Anti-inflammatory treatments for autism

With the publication of our new paper (see the prior post), folks have asked, since bone marrow transplant (BMT) ameliorates several of the autism-like behaviors in our mouse model of maternal infection, are we saying that such transplants should be used in autism patients? Even though BMTs were also effective in a genetic mouse model of Rett syndrome (see the prior post), which displays some autism features, we do not believe that this should be pursued as a treatment for autism. This is a much too expensive and invasive treatment to be widely used for this common disorder. It would, however, be useful to collect information as to what happens when autistic children are given a BMT for leukemia – is there any change in behavioral symptoms during this potentially life-saving procedure? If any readers of this post have information on such cases, I would like to hear about it. See also blog comments from Paul Whitely.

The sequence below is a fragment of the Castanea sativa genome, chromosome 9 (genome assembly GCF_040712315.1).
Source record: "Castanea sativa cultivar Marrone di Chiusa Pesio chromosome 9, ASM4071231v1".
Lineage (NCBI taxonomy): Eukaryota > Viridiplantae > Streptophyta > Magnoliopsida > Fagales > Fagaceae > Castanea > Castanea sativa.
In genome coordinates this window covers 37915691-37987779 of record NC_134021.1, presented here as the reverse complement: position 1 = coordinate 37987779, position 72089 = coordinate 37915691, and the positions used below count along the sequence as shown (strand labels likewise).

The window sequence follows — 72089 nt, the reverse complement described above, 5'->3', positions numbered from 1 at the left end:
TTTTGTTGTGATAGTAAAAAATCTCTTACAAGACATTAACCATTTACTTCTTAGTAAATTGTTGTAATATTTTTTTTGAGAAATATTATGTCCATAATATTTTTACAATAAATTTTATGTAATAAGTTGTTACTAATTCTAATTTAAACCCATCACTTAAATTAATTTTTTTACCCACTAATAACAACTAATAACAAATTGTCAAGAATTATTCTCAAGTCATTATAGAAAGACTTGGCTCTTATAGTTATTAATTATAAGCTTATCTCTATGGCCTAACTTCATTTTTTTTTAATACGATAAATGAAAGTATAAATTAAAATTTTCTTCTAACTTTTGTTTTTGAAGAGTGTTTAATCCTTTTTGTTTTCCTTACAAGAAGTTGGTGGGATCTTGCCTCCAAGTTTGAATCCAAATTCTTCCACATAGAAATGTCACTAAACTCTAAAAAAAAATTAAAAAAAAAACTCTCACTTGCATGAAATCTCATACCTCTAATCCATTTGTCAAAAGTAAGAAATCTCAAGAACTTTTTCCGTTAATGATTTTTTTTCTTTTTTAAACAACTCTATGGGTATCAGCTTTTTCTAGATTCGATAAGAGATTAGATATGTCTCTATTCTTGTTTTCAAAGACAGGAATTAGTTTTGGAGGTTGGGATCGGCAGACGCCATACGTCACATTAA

Several alternative methods have been tested in an attempt to suppress the inflammatory-like state in autism. A new paper from Iran presents results from a double-blind, placebo-controlled study of the efficacy of the non-steroidal drug celecoxib over 10 weeks. With 20 children in the placebo arm and 20 in the celecoxib arm, very significant improvement was observed in irritability, lethargy/social withdrawal and stereotypic/repetitive behaviors. Since this was a double-blind trial, the well known expectancy effects in the parents can be excluded as an explanation for the positive results. It will be important to run this type of clinical trial in a much larger group of patients, and to collect data on markers of inflammation such as cytokines so as to assess the efficacy of the treatment and placebo on the immune system. That is, can the degree of behavioral improvement be correlated with changes in immune markers? It is also important to note that the minimal side effects found in this study were equally present in both placebo and drug-treated groups. It is known that adult use of celecoxib can sometimes lead to GI problems, so it is not clear how long children could be maintained on this regimen.